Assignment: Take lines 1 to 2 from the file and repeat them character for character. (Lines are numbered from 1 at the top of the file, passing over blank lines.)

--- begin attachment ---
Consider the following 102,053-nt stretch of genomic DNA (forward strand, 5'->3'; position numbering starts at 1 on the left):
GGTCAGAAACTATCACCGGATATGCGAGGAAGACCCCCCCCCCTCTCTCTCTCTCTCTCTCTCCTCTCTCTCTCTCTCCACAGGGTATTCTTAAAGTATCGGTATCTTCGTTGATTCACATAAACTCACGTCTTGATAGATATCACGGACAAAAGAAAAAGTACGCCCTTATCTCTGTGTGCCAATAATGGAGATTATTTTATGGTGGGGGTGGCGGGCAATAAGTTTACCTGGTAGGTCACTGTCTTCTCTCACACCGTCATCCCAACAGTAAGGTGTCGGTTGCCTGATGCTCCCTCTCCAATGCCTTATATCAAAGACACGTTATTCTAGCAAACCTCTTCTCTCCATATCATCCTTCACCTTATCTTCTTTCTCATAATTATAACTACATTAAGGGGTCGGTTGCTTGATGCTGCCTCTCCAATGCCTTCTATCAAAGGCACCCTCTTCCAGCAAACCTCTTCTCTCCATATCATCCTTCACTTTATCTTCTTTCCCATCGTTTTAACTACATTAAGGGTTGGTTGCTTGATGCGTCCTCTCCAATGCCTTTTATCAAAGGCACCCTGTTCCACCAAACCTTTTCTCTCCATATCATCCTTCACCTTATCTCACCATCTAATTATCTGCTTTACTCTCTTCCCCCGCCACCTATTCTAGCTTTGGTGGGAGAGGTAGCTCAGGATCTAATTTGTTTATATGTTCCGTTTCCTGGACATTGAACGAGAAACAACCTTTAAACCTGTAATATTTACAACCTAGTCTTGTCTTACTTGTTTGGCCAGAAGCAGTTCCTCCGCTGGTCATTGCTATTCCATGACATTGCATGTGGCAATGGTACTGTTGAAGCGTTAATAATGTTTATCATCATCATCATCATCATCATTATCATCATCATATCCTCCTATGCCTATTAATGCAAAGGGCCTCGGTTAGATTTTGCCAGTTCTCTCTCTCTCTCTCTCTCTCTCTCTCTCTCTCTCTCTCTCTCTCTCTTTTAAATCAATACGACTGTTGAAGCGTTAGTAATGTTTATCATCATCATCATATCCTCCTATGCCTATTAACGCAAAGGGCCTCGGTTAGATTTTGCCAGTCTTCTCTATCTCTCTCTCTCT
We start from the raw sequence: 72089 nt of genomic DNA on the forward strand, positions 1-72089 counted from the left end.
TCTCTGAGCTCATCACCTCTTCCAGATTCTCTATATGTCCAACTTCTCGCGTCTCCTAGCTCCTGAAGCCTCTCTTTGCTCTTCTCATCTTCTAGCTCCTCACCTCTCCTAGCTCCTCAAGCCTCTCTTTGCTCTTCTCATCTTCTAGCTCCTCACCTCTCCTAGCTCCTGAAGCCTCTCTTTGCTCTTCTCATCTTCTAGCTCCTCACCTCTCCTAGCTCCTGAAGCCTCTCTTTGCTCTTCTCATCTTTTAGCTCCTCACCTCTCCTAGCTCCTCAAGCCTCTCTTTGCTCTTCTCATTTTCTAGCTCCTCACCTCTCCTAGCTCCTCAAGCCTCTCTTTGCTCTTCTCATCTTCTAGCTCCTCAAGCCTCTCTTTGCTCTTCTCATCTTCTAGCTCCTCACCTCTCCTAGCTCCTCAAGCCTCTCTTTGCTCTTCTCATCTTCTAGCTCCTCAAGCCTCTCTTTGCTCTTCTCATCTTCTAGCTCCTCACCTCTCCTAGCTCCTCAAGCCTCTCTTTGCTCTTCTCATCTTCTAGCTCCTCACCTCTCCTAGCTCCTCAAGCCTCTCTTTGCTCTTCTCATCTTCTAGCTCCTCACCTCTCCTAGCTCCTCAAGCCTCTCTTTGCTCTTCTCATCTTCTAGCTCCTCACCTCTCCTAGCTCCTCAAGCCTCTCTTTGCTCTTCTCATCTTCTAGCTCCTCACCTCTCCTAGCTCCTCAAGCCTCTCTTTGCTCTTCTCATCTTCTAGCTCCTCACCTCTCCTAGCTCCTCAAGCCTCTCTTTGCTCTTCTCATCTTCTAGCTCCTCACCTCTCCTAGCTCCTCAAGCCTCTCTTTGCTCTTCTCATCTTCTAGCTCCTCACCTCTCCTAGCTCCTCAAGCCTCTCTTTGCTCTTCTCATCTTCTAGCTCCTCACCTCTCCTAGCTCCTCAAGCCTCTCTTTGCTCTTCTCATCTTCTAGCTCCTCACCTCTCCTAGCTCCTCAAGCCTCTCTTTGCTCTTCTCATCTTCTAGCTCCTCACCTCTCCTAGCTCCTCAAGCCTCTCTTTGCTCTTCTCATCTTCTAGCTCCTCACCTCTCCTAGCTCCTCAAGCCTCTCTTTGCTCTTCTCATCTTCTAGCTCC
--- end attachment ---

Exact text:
Consider the following 102,053-nt stretch of genomic DNA (forward strand, 5'->3'; position numbering starts at 1 on the left):
GGTCAGAAACTATCACCGGATATGCGAGGAAGACCCCCCCCCCTCTCTCTCTCTCTCTCTCTCCTCTCTCTCTCTCTCCACAGGGTATTCTTAAAGTATCGGTATCTTCGTTGATTCACATAAACTCACGTCTTGATAGATATCACGGACAAAAGAAAAAGTACGCCCTTATCTCTGTGTGCCAATAATGGAGATTATTTTATGGTGGGGGTGGCGGGCAATAAGTTTACCTGGTAGGTCACTGTCTTCTCTCACACCGTCATCCCAACAGTAAGGTGTCGGTTGCCTGATGCTCCCTCTCCAATGCCTTATATCAAAGACACGTTATTCTAGCAAACCTCTTCTCTCCATATCATCCTTCACCTTATCTTCTTTCTCATAATTATAACTACATTAAGGGGTCGGTTGCTTGATGCTGCCTCTCCAATGCCTTCTATCAAAGGCACCCTCTTCCAGCAAACCTCTTCTCTCCATATCATCCTTCACTTTATCTTCTTTCCCATCGTTTTAACTACATTAAGGGTTGGTTGCTTGATGCGTCCTCTCCAATGCCTTTTATCAAAGGCACCCTGTTCCACCAAACCTTTTCTCTCCATATCATCCTTCACCTTATCTCACCATCTAATTATCTGCTTTACTCTCTTCCCCCGCCACCTATTCTAGCTTTGGTGGGAGAGGTAGCTCAGGATCTAATTTGTTTATATGTTCCGTTTCCTGGACATTGAACGAGAAACAACCTTTAAACCTGTAATATTTACAACCTAGTCTTGTCTTACTTGTTTGGCCAGAAGCAGTTCCTCCGCTGGTCATTGCTATTCCATGACATTGCATGTGGCAATGGTACTGTTGAAGCGTTAATAATGTTTATCATCATCATCATCATCATCATTATCATCATCATATCCTCCTATGCCTATTAATGCAAAGGGCCTCGGTTAGATTTTGCCAGTTCTCTCTCTCTCTCTCTCTCTCTCTCTCTCTCTCTCTCTCTCTCTCTCTTTTAAATCAATACGACTGTTGAAGCGTTAGTAATGTTTATCATCATCATCATATCCTCCTATGCCTATTAACGCAAAGGGCCTCGGTTAGATTTTGCCAGTCTTCTCTATCTCTCTCTCTCT